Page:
Content marketing in the B2B space has exploded in the last ten years. In fact, according to recent research by the Content Marketing Institute (CMI), 91% of UK organisations now use content marketing to communicate with existing and potential customers, with some spending up to 40% of their marketing budget doing so.
The CMI defines content marketing as “a strategic marketing approach focused on creating and distributing valuable, relevant, and consistent content to attract and retain a clearly defined audience — and, ultimately, to drive profitable customer action”. However, an individual organisation’s content marketing goals will vary; from improving brand awareness, generating leads and growing sales, to maintaining customer engagement and loyalty. Additionally, content is not confined to one type of asset: thought leadership articles, videos, case studies, blogs, social media, eBooks, research reports, infographics and podcasts all contribute to a successful content marketing strategy.
Inevitably this has led to an upsurge in the volume of content produced and audiences can become overwhelmed by the sheer amount of information targeted at them. Therefore, the challenge for any marketing department is not in creating more content but in developing more relevant content which is both appealing and valuable to its target audience.
Managing content strategically
Ten years ago, most published content was sales-based and had the ultimate aim of securing a purchase. Today, most businesses do recognise that content is a valuable asset for creating customer trust, with 90% of B2B marketers putting their audience’s informational needs ahead of company sales, according to recent research from the CMI.
Yet, while the value of content is well understood, many still rely on intuition to decide which content will resonate with which customers and prospects in the various stages of their buying journey. Such content is often speculative, targeted at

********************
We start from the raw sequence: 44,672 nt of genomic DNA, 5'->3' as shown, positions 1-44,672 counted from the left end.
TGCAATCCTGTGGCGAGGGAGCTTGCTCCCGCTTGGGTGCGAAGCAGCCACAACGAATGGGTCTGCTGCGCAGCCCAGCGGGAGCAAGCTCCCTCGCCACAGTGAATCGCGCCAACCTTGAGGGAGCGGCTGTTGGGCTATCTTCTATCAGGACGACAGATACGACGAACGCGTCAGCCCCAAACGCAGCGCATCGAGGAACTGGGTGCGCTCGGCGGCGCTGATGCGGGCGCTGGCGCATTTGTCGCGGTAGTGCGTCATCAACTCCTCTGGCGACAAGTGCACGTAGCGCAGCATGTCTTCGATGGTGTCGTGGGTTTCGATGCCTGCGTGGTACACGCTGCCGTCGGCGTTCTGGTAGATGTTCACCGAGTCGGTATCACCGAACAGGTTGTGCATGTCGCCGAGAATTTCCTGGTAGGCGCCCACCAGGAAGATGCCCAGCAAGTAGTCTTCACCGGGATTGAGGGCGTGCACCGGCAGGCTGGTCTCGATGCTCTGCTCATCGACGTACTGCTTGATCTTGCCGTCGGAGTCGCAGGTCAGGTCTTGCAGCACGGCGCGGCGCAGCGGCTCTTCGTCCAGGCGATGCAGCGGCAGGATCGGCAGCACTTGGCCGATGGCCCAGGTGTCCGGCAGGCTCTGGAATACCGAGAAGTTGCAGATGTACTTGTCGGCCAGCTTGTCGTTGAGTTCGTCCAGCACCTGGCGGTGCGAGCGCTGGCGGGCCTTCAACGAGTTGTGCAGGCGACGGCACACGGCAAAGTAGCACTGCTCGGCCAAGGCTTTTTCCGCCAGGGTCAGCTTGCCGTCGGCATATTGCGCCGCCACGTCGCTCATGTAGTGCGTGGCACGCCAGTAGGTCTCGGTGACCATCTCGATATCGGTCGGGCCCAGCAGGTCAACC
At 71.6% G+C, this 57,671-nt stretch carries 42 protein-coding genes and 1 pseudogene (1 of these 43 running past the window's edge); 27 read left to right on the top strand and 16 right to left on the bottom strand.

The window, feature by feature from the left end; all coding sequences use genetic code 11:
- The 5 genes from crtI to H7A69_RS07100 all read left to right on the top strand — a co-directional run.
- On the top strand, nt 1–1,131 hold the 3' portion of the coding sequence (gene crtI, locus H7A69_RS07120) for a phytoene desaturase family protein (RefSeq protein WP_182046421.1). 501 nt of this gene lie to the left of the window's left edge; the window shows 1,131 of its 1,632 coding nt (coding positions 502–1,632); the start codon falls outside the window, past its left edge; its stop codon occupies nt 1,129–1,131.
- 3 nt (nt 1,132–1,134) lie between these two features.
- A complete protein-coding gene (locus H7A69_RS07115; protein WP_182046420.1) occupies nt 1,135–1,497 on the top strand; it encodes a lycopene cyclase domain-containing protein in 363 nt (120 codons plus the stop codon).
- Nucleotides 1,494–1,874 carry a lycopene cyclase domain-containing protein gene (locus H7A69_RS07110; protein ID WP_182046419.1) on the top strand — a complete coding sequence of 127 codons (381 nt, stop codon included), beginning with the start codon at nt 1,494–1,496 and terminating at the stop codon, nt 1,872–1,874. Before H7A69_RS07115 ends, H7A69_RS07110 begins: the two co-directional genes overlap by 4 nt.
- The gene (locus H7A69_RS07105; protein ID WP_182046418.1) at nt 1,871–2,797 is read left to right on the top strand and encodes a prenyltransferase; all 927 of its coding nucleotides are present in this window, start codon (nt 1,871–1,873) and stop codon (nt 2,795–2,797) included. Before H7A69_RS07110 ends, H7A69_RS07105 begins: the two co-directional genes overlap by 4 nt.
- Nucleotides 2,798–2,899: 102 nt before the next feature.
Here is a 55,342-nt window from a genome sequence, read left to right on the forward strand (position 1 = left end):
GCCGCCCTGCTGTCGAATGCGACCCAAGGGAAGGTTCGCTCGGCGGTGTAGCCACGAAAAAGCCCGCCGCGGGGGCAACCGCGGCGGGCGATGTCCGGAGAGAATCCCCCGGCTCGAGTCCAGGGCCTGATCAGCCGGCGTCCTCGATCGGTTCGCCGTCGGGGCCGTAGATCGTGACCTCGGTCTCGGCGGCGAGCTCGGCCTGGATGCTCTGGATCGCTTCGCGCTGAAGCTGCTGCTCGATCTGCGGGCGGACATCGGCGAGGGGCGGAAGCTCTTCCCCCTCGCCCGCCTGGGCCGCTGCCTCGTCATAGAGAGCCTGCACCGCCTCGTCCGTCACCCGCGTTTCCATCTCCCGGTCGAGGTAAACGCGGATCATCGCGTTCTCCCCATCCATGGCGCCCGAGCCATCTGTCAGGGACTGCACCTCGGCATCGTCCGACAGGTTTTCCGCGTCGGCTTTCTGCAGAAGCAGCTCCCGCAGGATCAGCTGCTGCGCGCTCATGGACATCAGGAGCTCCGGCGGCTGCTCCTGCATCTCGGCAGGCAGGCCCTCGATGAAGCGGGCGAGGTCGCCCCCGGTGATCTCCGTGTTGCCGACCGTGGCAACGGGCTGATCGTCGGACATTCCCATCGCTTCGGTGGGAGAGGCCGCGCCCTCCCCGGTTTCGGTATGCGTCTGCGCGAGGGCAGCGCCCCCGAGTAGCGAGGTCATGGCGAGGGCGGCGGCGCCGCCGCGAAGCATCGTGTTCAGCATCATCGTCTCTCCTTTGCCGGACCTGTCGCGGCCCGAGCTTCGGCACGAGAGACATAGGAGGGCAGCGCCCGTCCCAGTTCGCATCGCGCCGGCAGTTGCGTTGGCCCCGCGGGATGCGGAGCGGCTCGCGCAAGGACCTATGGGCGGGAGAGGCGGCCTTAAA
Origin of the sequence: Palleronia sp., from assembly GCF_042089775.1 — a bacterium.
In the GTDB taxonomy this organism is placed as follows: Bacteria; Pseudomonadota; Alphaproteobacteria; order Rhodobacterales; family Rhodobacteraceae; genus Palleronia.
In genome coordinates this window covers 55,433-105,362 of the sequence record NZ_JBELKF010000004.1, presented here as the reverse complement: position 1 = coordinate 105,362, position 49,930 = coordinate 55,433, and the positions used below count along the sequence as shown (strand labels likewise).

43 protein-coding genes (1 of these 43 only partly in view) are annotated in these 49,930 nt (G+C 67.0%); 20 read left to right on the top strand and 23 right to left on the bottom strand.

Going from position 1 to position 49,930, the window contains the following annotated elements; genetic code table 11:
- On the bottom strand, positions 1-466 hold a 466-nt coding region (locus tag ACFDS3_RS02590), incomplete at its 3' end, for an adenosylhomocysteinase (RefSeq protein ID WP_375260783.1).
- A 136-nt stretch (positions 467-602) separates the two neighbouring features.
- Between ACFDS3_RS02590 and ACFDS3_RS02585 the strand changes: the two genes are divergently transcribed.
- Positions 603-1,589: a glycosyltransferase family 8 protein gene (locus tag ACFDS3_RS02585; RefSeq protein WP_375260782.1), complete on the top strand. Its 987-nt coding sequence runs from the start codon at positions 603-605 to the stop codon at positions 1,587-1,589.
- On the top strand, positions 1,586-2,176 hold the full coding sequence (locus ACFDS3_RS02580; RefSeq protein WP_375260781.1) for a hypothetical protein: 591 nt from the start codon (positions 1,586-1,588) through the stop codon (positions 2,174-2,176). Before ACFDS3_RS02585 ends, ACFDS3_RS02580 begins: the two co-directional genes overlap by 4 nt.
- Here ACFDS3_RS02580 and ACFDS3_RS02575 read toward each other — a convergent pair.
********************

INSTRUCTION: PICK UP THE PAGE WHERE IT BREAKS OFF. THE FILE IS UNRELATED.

the mass audience in the hope that casting the net wide will result in a proportion of new leads being generated. So, is it time to adopt a more intelligent approach to content marketing?
Embracing behaviour-based marketing
With marketers under pressure to justify and show evidence of return on investment for content marketing initiatives, a method that is fast gaining ground is behaviour-based marketing (BBM). Still in its infancy in the UK, BBM is a qualitative approach that leverages the intent or signals which buyers display during their online research process to identify what information customers and prospects are interested and when. Using a marketing technology software-as-a-service platform, marketers can establish the type of information the target audience is looking at, where they are viewing it and who they are sharing the information with, helping to better inform content marketing campaigns.
This approach is particularly useful for lead generation campaigns where companies are looking to influence the final purchasing criteria. The DemandGen 2018 B2B buyers research report suggests that the most critical timeframe to engage with customers is within the first three months of their buying journey when they carry out the majority of their online research.
BBM allows marketers to identify those prospects that are in this active buying journey and provide insight into the type of content that they are looking for. As a result, organisations can ensure they get the context and timing of their content right, guaranteeing that it resonates with the target audience. This not only builds trust but facilitates a more intelligent and targeted approach to content marketing, resulting in a better return on investment.
Building existing relationships
A behaviour-based approach is not just limited to lead generation campaigns, but customer retention and engagement programmes too. Today, content marketing has a critical role to play in not only identifying and acquiring new customers but increasing customer loyalty and retention. By understanding what content existing customers are interested in online, marketers can not only ensure they continue to provide relevant content to keep customers engaged but identify opportunities for cross or upselling. The platform can also help marketers to establish if a customer is looking at competitor products, providing an opportunity to tailor-make content that meets their evolving needs.
The marketing function can wear many hats but, in the end, all activity is focused on acquisition, retention or loyalty. Tapping into behavioural intent at an intricate level ensures the content strategy fully aligns with the audience by addressing their needs and interests. There is an inextricable link between content marketing and BBM.